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Systemic Sclerosis–Associated Interstitial Lung Disease: How to Incorporate Two Food and Drug Administration–Approved Therapies in Clinical Practice

Khanna, D; Lescoat, A; Roofeh, D; Bernstein, EJ; Kazerooni, EA; Roth, MD; Martinez, F; ... Denton, CP; + view all (2021) Systemic Sclerosis–Associated Interstitial Lung Disease: How to Incorporate Two Food and Drug Administration–Approved Therapies in Clinical Practice. Arthritis & rheumatology , 74 (1) pp. 13-27. 10.1002/art.41933. Green open access

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Abstract

Systemic sclerosis (SSc; scleroderma) has the highest individual mortality of all rheumatic diseases and interstitial lung disease (ILD) is among the leading causes of SSc-related death. Two drugs are now approved by the Food & Drug Administration (FDA) and indicated for slowing the rate of decline in pulmonary function in patients with SSc-ILD: nintedanib (a tyrosine kinase inhibitor) and tocilizumab (the first biologic agent targeting the interleukin-6 pathway in SSc). In addition, two generic drugs with cytotoxic and immunoregulatory activity, mycophenolate mofetil and cyclophosphamide, have shown comparable efficacy in a Phase II trial but are not FDA-approved for SSc-ILD. In light of the heterogeneity of the disease, the optimal therapeutic strategy in the management of patients with SSc-ILD is still to be determined. The objectives of this review are two-fold: (1) review the body of research focused on the diagnosis and treatment of SSc-ILD; and (2) propose a practical approach for diagnosis, stratification, management, and therapeutic decision-making in this clinical context. This review presents a practical classification of SSc patients in terms of disease severity (subclinical vs. clinical ILD) and associated risk of progression (low vs. high risk). The pharmacological and non-pharmacological options as first and second-line therapy, as well as potential combination approaches, are discussed in light of the recent approval of tocilizumab for SSc-ILD.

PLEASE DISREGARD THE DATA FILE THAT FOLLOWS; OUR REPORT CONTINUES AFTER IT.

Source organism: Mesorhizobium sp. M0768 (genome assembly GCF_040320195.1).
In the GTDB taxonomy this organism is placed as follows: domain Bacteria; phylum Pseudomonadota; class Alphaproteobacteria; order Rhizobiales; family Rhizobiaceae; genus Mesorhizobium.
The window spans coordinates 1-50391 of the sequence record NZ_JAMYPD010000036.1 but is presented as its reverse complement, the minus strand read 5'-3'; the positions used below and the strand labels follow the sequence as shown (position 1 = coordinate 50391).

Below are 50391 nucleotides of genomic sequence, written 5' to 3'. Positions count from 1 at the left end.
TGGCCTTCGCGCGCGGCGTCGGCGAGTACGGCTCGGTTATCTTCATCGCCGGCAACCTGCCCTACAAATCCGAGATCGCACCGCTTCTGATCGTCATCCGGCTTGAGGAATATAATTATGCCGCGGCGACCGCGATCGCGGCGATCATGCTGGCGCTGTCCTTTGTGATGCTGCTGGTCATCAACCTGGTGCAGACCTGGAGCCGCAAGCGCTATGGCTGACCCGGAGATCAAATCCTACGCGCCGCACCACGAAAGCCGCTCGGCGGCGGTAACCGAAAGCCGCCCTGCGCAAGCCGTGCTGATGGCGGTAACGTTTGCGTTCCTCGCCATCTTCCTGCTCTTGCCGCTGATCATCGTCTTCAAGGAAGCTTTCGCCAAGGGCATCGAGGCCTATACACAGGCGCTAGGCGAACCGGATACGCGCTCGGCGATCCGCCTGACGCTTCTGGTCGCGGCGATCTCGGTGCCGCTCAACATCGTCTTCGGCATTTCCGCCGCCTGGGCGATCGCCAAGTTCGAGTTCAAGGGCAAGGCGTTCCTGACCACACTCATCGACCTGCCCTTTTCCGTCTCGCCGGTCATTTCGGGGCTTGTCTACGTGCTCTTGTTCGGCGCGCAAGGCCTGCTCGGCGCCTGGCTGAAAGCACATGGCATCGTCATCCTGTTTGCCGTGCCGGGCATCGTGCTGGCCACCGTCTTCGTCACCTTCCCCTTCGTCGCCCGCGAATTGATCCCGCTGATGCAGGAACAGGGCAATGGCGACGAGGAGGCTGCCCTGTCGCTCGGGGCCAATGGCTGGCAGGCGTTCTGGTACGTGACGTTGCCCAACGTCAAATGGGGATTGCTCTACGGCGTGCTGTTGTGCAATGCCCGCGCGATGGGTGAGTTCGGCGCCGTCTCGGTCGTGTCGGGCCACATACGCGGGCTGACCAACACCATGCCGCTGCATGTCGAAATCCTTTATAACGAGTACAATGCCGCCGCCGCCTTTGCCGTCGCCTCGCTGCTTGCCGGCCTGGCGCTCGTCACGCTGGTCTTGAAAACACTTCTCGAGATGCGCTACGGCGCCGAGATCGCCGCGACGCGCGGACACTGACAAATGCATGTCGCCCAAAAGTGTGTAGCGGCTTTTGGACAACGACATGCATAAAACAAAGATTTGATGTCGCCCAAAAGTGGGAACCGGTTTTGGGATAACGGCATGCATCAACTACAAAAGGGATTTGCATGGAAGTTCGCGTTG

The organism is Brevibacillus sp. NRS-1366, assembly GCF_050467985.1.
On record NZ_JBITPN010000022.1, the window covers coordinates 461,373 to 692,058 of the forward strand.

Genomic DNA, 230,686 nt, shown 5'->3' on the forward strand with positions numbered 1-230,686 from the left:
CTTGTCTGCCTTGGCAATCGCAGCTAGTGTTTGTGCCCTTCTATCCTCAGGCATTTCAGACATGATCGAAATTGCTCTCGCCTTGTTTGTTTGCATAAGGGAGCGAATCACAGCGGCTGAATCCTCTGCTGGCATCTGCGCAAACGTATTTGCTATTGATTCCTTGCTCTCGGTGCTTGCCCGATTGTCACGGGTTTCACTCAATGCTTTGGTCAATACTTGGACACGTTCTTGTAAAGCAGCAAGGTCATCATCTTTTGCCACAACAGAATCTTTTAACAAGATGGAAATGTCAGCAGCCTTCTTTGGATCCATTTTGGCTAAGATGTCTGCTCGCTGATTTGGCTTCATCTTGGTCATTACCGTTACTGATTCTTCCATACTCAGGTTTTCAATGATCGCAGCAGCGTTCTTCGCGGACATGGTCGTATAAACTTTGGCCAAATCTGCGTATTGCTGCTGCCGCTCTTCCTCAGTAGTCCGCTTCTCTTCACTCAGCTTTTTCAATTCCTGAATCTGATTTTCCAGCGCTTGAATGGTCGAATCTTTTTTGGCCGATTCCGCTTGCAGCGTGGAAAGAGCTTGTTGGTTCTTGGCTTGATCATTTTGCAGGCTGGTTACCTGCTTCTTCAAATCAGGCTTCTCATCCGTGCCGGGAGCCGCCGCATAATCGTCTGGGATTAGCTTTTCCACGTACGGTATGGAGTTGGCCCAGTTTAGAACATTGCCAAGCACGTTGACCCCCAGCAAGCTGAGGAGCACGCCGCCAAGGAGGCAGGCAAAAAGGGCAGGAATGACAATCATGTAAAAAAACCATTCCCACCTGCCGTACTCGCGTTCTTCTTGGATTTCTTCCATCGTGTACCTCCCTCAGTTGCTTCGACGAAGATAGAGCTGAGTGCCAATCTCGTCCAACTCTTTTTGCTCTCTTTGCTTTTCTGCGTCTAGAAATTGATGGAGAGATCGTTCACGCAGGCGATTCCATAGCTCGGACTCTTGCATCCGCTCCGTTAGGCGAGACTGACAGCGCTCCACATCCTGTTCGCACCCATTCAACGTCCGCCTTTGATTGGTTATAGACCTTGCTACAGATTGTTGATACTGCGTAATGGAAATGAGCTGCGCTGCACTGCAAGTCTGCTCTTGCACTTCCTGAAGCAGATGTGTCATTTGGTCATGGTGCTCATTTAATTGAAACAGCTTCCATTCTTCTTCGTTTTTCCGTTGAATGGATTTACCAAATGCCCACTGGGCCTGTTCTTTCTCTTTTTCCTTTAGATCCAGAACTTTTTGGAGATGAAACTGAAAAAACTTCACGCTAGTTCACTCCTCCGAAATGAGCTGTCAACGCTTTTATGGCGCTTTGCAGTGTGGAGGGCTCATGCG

Type: Article
Title: Systemic Sclerosis–Associated Interstitial Lung Disease: How to Incorporate Two Food and Drug Administration–Approved Therapies in Clinical Practice
Open access status: An open access version is available from UCL Discovery
DOI: 10.1002/art.41933
Publisher version: https://doi.org/10.1002/art.41933
Language: English
Additional information: This version is the author accepted manuscript. For information on re-use, please refer to the publisher's terms and conditions.
UCL classification: UCL
UCL > Provost and Vice Provost Offices > School of Life and Medical Sciences
UCL > Provost and Vice Provost Offices > School of Life and Medical Sciences > Faculty of Medical Sciences
UCL > Provost and Vice Provost Offices > School of Life and Medical Sciences > Faculty of Medical Sciences > Div of Medicine
UCL > Provost and Vice Provost Offices > School of Life and Medical Sciences > Faculty of Medical Sciences > Div of Medicine > Inflammation
URI: https://discovery.ucl.ac.uk/id/eprint/10134322
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